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Detailed Guide for

Telecommunications Line Installers and Repairers in Riverside County

May also be called: Cable Pullers; Cable Splicers; Cable Technicians; Fiber Optic Technicians; Line Installer-Repairers; Lineworkers; Outside Plant Technicians; Premises Technicians

What Would I Do?

Every time you download an online video, access a social networking site, watch cable television at home, or use a landline telephone at work you are connecting to complex networks of lines and cables that connect people with the outside world. Telecommunications Line Installers and Repairers are some of the people who make these networks possible.

Line Installers and Repairers install, maintain, and repair the lines and cables used by telephone, Internet and cable companies. These companies provide services such as cable television, Internet access, and other communications networks. These services require a variety of different types of cables, such as copper wires and fiber optic cables. Unlike copper wire that can carry electrical signals, fiber optic cables are made of glass or plastic and transmit signals using light. As telecommunication companies continue to provide larger amounts of bandwidth and expand broadband access to their customers, fiber optic cables are the preferred method of data transmission. Working with fiber optics requires special skills, such as splicing and terminating optical cables.

Line Installers are workers who install new cable. They may work for construction contractors or telecommunications companies. They generally start a new job by digging trenches or erecting poles which will carry the cables. They use a variety of construction equipment, including digger derricks, which are trucks equipped with augers and cranes used to dig holes in the ground and set poles in place. Line Installers also use trenchers, cable plows, and borers, which are used to cut openings in the earth for the laying of underground conduits or cables. Once the infrastructure is in place, Line Installers install cable onto poles, through conduit, and directly in trenches to the demarcation point where the outside cables are terminated. Some Line Installers run cables inside of buildings or connect a series of buildings on the same premises which may involve installing conduit or cable trays, as well as racks for equipment or other network hardware. During and after installation is completed, cables are tested to ensure the installation was done properly.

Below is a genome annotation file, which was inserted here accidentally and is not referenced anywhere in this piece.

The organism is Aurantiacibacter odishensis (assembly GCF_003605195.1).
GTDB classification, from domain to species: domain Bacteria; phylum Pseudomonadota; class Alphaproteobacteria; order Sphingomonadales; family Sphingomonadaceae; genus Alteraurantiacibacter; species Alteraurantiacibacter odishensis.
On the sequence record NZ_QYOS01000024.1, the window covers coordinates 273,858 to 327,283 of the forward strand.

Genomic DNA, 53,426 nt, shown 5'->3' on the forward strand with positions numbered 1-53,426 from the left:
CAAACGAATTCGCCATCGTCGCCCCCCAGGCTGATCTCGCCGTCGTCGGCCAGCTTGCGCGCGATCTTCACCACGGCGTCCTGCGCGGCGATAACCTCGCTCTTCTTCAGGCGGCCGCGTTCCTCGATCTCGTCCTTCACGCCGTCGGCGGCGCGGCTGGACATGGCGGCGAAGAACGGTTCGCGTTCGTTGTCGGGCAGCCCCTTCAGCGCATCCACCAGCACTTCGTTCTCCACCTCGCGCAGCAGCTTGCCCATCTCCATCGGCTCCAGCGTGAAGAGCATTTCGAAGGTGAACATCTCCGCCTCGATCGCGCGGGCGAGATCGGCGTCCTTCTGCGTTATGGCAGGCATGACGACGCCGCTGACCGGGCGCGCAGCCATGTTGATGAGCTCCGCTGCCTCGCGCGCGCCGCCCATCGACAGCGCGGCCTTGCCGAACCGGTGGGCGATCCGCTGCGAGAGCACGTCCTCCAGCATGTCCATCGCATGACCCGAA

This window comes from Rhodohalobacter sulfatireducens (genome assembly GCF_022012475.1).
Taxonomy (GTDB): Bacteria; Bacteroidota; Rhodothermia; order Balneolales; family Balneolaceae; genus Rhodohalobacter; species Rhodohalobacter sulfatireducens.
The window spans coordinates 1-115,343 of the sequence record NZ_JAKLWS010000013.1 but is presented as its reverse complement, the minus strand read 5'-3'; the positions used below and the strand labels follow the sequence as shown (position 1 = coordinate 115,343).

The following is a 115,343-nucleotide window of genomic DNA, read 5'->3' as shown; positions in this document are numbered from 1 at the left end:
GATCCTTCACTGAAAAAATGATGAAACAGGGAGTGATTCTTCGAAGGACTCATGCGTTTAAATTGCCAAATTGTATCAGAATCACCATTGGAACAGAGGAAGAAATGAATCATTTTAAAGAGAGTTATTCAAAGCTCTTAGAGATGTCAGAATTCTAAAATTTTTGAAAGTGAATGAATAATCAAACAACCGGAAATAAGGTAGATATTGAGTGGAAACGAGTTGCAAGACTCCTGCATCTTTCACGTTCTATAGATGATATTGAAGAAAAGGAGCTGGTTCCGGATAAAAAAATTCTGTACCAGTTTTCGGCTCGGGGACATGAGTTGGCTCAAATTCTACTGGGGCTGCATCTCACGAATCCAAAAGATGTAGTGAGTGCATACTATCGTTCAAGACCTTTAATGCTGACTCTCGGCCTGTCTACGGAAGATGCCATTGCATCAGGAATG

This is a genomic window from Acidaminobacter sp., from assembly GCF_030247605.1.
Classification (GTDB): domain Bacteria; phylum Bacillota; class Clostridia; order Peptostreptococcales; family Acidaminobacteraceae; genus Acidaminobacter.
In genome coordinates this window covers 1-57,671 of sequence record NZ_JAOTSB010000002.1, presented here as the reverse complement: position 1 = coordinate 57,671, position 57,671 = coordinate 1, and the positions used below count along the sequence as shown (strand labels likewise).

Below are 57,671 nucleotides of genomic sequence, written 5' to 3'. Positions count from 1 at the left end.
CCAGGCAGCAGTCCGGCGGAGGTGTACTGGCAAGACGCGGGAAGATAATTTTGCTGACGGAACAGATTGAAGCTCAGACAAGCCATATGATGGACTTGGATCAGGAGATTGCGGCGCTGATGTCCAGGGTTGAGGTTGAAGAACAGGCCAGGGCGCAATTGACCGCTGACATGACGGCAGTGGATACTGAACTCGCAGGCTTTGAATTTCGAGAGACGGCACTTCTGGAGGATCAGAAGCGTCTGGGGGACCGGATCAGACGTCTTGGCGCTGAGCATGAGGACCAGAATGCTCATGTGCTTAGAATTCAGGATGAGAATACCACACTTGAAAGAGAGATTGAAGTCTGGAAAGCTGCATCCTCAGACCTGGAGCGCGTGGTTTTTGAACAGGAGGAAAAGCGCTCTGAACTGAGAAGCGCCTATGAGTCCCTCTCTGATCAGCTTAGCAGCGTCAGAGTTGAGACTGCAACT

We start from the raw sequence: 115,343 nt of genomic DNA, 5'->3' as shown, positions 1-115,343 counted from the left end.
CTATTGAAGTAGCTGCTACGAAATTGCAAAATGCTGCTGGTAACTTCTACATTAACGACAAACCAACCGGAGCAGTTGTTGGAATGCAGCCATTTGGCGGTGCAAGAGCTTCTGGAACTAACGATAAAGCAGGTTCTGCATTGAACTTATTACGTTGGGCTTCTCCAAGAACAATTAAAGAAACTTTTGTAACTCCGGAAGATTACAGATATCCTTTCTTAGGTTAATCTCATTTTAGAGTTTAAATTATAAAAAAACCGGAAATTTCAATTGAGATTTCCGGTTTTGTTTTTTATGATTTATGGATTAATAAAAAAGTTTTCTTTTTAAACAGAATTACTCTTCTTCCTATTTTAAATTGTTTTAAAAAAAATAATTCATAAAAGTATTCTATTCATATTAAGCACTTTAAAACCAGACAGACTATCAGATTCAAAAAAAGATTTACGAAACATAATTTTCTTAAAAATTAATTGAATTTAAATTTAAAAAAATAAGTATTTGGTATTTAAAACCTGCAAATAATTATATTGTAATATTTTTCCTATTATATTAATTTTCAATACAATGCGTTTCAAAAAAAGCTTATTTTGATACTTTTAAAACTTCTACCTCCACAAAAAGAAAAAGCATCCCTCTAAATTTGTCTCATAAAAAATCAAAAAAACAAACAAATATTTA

Line Repairers work for utilities and telecommunications companies that maintain existing lines. Maintenance needs are identified through remote monitoring equipment and customer reports of service outages. Many of these workers, sometimes called Line Installer-Repairers, have installation duties in addition to their repair duties. When a problem is reported, Line Repairers must identify its cause and fix it. This usually involves knowledge of telecommunications technology and the use of special testing equipment. Workers may also replace cables that are aging, outdated, or damaged. Storms and other natural disasters, as well as rodents gnawing through unprotected cables, can cause extensive damage to networks of lines. When a connection goes out, Line Repairers must work quickly to restore service to customers. In order to work on poles, workers usually use bucket trucks to elevate themselves to the top of a structure, although all Lineworkers must be adept at climbing poles when necessary. Workers use special safety equipment to keep them from falling when climbing utility poles.